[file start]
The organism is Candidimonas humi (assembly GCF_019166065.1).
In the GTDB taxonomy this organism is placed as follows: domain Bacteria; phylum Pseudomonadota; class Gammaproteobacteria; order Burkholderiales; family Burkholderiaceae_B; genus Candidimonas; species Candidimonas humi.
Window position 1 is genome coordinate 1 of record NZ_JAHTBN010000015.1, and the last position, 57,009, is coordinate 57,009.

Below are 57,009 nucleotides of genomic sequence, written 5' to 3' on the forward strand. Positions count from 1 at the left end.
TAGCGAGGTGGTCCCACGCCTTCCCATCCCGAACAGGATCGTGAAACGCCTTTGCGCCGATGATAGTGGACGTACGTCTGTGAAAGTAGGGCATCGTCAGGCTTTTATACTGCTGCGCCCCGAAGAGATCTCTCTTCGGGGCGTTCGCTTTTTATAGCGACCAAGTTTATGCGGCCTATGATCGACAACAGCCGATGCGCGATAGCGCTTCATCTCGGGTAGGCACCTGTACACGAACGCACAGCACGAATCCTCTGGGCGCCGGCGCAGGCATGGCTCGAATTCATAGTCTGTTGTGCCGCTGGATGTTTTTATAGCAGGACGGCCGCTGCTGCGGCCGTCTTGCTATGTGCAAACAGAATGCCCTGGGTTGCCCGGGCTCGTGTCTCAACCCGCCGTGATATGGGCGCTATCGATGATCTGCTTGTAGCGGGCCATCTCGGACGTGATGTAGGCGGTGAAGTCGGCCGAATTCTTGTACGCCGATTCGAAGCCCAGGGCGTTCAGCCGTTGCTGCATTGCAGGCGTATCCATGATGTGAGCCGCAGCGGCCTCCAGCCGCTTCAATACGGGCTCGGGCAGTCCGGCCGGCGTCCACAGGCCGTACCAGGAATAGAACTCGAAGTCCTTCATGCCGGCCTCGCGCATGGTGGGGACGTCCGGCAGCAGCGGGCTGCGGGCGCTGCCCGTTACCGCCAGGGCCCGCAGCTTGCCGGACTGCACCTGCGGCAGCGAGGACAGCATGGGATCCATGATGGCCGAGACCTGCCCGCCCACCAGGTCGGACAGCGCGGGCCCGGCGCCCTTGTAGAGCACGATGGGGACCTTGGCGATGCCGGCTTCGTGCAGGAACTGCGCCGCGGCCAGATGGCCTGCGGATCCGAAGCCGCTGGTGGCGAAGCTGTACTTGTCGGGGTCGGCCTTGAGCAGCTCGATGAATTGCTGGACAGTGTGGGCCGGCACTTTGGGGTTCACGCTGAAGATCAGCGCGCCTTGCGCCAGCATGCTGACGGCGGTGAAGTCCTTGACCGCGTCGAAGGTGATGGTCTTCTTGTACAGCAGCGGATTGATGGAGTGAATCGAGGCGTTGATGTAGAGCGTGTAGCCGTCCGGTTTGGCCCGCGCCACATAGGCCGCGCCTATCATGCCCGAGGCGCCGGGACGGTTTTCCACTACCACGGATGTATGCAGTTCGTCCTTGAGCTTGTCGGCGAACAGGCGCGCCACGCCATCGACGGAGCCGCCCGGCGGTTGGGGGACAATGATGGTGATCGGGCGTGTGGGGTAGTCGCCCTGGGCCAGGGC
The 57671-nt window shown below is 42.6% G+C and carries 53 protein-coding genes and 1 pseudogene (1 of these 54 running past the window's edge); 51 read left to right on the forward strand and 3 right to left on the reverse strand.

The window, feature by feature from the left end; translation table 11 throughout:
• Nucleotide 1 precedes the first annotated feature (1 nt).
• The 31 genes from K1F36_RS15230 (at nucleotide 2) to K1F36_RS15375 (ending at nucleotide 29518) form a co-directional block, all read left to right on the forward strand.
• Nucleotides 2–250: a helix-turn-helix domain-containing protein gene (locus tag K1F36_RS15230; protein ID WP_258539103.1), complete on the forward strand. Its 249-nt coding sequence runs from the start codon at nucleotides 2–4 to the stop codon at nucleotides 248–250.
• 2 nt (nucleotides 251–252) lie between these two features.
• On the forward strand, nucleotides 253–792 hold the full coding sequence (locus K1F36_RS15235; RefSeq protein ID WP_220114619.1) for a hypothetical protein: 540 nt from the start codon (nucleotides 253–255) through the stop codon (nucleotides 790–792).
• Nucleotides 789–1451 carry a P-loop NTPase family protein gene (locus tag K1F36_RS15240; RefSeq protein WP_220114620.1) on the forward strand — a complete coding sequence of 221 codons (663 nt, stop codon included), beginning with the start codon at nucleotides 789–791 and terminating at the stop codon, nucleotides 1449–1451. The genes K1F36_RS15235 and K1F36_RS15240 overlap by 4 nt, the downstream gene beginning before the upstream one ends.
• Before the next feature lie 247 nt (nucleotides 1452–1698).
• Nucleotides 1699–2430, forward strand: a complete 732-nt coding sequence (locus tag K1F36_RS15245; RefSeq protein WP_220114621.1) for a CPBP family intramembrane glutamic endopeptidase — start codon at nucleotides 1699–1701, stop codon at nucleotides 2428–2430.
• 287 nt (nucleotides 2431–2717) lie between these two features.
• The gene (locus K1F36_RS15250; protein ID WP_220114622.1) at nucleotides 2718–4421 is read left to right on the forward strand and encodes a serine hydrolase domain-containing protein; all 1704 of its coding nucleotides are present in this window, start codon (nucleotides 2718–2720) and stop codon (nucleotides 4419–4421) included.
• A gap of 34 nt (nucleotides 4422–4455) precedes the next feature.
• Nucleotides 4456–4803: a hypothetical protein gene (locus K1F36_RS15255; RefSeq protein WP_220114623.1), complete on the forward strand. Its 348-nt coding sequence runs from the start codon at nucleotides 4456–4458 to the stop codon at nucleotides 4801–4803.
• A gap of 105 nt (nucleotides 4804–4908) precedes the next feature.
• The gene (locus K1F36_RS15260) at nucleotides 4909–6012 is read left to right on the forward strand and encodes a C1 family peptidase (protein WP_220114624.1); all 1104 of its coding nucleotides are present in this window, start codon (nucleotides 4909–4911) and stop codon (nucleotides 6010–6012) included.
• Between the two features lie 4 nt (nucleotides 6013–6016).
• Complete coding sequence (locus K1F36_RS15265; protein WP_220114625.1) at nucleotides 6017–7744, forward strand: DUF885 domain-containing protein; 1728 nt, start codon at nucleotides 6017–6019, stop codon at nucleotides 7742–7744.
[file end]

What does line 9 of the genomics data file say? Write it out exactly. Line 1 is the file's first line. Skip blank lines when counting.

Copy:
• The 31 genes from K1F36_RS15230 (at nucleotide 2) to K1F36_RS15375 (ending at nucleotide 29518) form a co-directional block, all read left to right on the forward strand.